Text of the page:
dysprosium


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dys·pro·si·um

 (dĭs-prō′zē-əm, -zhē-əm)
n. Symbol Dy
A soft, silvery metallic element of the lanthanide series occurring in the minerals monazite and bastnaesite, used in nuclear reactor control rods and in the manufacture of laser materials and compact discs. Atomic number 66; atomic weight 162.50; melting point 1,412°C; boiling point 2,567°C; specific gravity 8.551; valence 3. See Periodic Table.

[New Latin, from Greek dusprositos, difficult to approach (from its rarity in nature) : dus-, dys- + prositos, approachable (from prosienai, to approach : pros-, toward + ienai, i-, to go; see ei- in Indo-European roots).]

dysprosium

(dɪsˈprəʊsɪəm)
n
(Elements & Compounds) a soft silvery-white metallic element of the lanthanide series: used in laser materials and as a neutron absorber in nuclear control rods. Symbol: Dy; atomic no: 66; atomic wt: 162.50; valency: 3; relative density: 8.551; melting pt: 1412°C; boiling pt: 2567°C
[C20: New Latin, from Greek dusprositos difficult to get near + -ium]

dys•pro•si•um

(dɪsˈproʊ si əm, -ʃi-)

n.
a rare-earth element that is highly reactive and paramagnetic and used to absorb neutrons in nuclear reactors. Symbol: Dy; at. wt.: 162.50; at. no.: 66.
[< French (1886)]

dys·pro·si·um

(dĭs-prō′zē-əm)
Symbol Dy A soft, silvery metallic element of the lanthanide series. Because it has a high melting point and absorbs neutrons well, dysprosium is used to help control nuclear reactions. Atomic number 66. See Periodic Table.
ThesaurusAntonymsRelated WordsSynonymsLegend:
Noun1.dysprosium - a trivalent metallic element of the rare earth groupdysprosium - a trivalent metallic element of the rare earth group; forms compounds that are highly magnetic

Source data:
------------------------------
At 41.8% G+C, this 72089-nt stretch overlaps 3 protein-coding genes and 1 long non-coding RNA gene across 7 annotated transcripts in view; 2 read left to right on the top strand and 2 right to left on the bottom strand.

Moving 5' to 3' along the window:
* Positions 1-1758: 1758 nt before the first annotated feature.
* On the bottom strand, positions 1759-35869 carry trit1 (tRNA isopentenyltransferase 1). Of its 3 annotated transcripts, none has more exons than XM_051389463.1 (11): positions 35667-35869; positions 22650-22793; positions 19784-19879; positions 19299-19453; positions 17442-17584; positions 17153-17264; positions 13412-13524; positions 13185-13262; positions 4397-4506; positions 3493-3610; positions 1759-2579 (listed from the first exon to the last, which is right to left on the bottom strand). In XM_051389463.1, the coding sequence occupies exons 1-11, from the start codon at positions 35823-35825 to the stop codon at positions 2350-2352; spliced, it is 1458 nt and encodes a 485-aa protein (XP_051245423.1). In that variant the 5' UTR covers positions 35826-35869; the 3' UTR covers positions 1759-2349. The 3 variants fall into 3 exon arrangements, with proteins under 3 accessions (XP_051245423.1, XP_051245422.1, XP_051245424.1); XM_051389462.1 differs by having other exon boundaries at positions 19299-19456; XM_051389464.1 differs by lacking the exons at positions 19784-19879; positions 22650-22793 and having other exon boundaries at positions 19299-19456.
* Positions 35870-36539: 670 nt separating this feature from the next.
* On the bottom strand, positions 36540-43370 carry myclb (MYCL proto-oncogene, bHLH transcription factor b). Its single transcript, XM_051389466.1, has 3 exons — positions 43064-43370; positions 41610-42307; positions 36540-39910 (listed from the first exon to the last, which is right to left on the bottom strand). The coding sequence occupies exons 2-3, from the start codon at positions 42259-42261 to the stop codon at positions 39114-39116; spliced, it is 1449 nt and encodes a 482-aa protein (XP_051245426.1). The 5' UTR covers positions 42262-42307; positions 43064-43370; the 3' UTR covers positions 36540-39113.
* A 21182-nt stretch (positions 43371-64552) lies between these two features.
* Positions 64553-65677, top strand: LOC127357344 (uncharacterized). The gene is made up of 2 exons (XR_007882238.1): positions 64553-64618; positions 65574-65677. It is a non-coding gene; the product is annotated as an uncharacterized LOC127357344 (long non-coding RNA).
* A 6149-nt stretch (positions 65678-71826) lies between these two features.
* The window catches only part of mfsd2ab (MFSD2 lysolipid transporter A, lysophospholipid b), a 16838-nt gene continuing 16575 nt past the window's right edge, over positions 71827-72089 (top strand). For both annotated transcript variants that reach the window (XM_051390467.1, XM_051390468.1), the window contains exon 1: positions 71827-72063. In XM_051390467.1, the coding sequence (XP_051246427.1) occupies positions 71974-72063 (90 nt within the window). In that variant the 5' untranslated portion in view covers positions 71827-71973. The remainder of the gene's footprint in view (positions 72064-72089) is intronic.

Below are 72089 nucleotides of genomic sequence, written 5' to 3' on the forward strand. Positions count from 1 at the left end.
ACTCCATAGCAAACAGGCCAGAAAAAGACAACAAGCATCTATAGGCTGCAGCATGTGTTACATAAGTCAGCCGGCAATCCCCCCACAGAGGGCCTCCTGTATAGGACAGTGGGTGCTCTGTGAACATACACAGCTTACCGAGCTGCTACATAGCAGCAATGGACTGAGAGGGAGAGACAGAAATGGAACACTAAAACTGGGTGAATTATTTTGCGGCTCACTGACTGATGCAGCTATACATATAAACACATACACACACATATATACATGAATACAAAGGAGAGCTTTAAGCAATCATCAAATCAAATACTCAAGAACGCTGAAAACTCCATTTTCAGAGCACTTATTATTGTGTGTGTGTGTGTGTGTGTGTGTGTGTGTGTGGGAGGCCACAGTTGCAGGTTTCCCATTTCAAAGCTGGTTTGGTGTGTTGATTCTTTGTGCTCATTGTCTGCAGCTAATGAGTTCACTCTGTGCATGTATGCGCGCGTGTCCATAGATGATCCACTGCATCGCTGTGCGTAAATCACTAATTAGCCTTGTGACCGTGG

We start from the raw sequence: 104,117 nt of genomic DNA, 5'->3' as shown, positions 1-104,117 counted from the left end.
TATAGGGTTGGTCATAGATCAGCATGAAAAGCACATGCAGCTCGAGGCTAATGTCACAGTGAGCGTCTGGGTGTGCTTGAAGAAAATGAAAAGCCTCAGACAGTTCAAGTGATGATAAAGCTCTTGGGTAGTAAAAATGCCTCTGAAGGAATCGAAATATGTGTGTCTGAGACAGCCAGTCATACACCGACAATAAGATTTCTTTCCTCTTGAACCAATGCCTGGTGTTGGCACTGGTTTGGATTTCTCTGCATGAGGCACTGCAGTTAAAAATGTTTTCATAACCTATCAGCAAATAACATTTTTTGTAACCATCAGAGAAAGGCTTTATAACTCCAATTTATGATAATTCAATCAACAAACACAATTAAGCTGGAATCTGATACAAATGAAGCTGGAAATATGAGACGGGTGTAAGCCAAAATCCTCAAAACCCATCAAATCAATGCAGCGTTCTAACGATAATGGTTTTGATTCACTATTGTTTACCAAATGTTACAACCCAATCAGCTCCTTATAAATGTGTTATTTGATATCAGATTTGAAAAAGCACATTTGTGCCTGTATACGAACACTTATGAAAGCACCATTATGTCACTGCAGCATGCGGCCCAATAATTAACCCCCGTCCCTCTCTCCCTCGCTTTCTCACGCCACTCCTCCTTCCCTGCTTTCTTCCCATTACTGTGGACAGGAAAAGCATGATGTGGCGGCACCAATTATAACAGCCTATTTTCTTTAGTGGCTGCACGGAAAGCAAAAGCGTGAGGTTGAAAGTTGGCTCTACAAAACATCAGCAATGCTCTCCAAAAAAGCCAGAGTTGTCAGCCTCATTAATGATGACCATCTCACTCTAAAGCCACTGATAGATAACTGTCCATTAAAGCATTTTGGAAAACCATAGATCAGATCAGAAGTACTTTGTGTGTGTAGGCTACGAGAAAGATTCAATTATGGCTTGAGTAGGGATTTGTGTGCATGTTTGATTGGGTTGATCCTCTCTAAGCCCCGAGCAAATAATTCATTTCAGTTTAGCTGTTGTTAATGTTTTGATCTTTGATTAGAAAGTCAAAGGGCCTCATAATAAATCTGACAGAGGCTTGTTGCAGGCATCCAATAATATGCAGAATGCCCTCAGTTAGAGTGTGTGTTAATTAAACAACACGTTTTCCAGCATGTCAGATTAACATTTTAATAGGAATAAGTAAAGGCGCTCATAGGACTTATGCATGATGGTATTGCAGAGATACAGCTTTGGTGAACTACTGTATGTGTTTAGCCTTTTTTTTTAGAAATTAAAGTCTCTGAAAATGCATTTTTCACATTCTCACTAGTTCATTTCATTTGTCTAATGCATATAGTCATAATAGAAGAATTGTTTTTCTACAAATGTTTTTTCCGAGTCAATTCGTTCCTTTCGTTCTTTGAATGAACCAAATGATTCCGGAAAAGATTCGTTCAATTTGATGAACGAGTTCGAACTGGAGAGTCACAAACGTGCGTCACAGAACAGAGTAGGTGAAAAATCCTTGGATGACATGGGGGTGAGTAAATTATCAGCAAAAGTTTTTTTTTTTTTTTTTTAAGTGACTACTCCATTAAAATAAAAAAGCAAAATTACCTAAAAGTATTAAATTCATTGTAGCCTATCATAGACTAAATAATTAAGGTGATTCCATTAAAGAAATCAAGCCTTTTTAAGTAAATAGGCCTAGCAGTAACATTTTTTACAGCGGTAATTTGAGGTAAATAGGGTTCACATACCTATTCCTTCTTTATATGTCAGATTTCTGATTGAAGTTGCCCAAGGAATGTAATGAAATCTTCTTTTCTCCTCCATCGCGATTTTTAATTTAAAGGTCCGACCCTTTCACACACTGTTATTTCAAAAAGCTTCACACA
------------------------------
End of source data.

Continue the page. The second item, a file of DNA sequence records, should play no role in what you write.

metal, metallic element - any of several chemical elements that are usually shiny solids that conduct heat or electricity and can be formed into sheets etc.
Translations
dysprosium
dysprosium
düsproosium
dysprosium
dysprosium
disprozij
diszprózium
dysprósín
ジスプロシウム
dysprosium
disprozis
dysprosium
dysproz
disprosiu
dysprosium
disprozij
dysprosium
References in periodicals archive ?
When powerful neodymium magnets are used at high temperatures, such as for automotive applications, terbium and dysprosium are generally added to increase high-temperature coercivity.
Firstly, the report provides a basic overview of the Dysprosium Market including its definition, applications and manufacturing technology.
Honda, Japan's third-largest automaker, said that its new motors used magnets developed by Daido Steel Co that do not contain dysprosium and terbium.
Finding a comparable substitute material is key to reducing manufacturing reliance on dysprosium as the current demand for it outpaces mining and recycling sources for it, according to the Ames Lab.
USPRwire, Wed Sep 25 2013] Rising demand for miniaturization coupled with advancement in technology that leads to the availability of better quality ferrite magnets and neo magnets with lesser dysprosium content, together, will drive the permanent magnets market to $18.
New motors, which instead of relying on rare earth metal like neodymium and dysprosium will use a cheaper iron compound, will be fitted into Jaguar Land Rover Evoques within the next two years.
New motors - which instead of relying on rare earth metal like neodymium and dysprosium will use a cheaper iron compound - will be fitted into Jaguar Land Rover Evoques within the next two years.
But by far the most prized deposits are those in southern China, which produce a high proportion of scarce REEs including gadolinium and dysprosium.
Hohensee, Leefer and Dmitry Budker, a UC Berkeley professor of physics, conducted the test using a new technique involving two isotopes of the element dysprosium.
Among those topics are physico-mechanical properties of sintered iron-silica sand nanoparticle composites, synthesizing and characterizing novel nano ceramic magnesium ferrite material doped with samarium and dysprosium for designing a microstrip patch antenna, and injecting carbon dioxide and pumping out saline formation water simultaneously to control pressure build-up while storing carbon in deep saline aquifers.
Wrongly claiming that erbium is used to store data in Apple iPads, for instance, or that dysprosium is used in the batteries of hybrid cars.